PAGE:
After many delays, intense lobbying and a dispute that divided the federal cabinet, the Conservative government last week approved the controversial takeover of publisher Prentice-Hall Canada by the U.S. conglomerate Gulf + Western Industries (G+W).
As the opening credits for Toby McTeague roll up the screen, a tiny bush plane floats above the snowbound mountains of northern Quebec. The blue sky seems limitless, oceanic. Suddenly, the picture cuts to ground level and the screen is filled with a barking husky dog whose strangely hypnotic eyes are the same electric blue as the sky.
Although their lives suffer from unbelievable turmoil, the characters in Just Between Friends remain surprisingly dull. Sandy Dunlap (Christine Lahti), an ambitious but lonely television newswoman, has an affair with a married seismologist, Chip Davis (Ted Danson).
Somewhere inside Joy Fielding lies a serious Canadian writer struggling to escape the gilded cage of her own fiction. Fielding, author of such best-selling bathos as The Other Woman and Kiss Mommy Goodbye, has tended to imprison herself in predictable plots involving adultery and child abduction that hardly improve her chances for freedom.
One of the nine promotional comments on the cover of the new Canadian paperback original describes it as a “novel of high-tech horror.” The claim is well-founded. Certainly, Dreamland is novel in the sense of being different—a rare Canadian venture into the horror form by Toronto writer Garfield Reeves-Stevens, author of the 1981 horror novel Blood-shift.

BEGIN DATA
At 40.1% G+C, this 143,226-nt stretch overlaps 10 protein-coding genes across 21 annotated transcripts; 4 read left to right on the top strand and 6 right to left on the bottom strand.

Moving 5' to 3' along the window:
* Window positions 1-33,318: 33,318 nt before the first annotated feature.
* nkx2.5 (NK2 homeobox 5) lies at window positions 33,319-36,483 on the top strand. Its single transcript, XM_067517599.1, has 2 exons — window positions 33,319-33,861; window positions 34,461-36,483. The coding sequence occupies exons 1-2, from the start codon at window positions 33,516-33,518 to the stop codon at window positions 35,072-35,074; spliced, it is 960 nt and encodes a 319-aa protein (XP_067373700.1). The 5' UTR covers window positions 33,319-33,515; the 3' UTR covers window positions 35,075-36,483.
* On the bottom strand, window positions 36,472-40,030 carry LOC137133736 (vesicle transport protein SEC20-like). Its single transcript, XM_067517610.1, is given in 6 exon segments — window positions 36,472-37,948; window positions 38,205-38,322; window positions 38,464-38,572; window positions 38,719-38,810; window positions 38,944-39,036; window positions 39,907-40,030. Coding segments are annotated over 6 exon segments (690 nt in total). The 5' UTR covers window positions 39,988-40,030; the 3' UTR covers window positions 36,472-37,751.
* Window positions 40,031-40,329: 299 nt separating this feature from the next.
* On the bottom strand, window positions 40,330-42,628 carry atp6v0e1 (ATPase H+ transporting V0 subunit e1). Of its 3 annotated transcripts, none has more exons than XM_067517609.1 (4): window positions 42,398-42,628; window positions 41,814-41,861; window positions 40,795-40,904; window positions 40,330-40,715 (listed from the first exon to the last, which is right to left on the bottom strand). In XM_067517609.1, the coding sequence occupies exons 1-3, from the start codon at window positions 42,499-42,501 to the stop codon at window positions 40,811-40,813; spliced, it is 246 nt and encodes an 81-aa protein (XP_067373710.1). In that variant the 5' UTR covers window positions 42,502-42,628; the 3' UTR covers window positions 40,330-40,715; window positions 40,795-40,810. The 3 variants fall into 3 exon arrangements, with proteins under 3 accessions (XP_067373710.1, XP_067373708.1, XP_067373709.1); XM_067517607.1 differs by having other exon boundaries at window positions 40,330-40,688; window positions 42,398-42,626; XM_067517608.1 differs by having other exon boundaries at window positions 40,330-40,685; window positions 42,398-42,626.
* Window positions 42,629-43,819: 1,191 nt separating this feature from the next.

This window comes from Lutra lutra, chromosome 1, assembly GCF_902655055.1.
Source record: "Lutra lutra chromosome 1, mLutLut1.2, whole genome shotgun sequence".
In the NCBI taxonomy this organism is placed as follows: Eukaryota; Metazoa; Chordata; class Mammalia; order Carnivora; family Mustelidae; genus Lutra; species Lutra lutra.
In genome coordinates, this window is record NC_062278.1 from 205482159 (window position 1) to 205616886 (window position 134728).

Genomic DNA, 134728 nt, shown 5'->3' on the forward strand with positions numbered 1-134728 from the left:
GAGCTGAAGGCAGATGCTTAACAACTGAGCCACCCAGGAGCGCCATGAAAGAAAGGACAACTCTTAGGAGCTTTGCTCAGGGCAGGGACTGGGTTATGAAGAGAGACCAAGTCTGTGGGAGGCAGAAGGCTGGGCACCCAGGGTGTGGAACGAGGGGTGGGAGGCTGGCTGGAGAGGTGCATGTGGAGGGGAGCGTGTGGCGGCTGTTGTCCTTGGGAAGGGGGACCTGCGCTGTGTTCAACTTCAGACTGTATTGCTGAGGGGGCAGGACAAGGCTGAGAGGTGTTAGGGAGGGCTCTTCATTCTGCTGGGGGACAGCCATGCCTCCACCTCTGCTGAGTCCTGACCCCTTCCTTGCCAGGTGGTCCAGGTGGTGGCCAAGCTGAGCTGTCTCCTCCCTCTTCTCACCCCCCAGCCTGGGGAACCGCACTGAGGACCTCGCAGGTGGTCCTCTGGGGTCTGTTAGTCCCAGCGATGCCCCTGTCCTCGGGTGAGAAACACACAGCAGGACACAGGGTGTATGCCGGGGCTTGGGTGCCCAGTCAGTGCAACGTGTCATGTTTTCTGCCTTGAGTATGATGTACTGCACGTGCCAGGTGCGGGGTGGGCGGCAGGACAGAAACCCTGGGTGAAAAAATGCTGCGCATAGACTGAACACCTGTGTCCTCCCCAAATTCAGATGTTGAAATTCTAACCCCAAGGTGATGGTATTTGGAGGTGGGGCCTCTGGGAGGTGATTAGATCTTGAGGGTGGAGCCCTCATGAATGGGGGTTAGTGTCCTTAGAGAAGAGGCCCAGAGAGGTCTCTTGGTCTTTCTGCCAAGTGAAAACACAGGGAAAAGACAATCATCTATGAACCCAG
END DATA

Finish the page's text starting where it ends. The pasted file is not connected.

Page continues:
The two deaths stunned a small Cape Breton community, and they have increased concern about the quality of health care on the Nova Scotia island. On Dec. 3, 1983, two days after her family doctor removed her tonsils and adenoids in a nearby hospital, six-year-old Diana Strickland of Sydney Mines died in Halifax, where she had been taken for emergency treatment.
A House Full of Love is much more than a soundtrack for Bill Cosby’s popular television series. Still, the music, recorded with jazz saxophonist Grover Washington Jr. and a group of select session players, does pleasantly capture the show’s breezy spirit.
The film’s animated stars, a gaptoothed man and his cross-eyed wife, are deadlocked in a game of Scrabble. They both have nasty habits. As they play, she removes her eyes and rattles them around in her hand; he slices up the furniture with a saw.
Faithful Reader is the salvation of the columnist, his sustenance, his goad, his nag. Faithful Reader is loyal, loving, demanding, critical, watchful, caring. It is not mere filthy lucre, or grandiloquent ego, or the need for Guccis for the children that keeps a columnist going.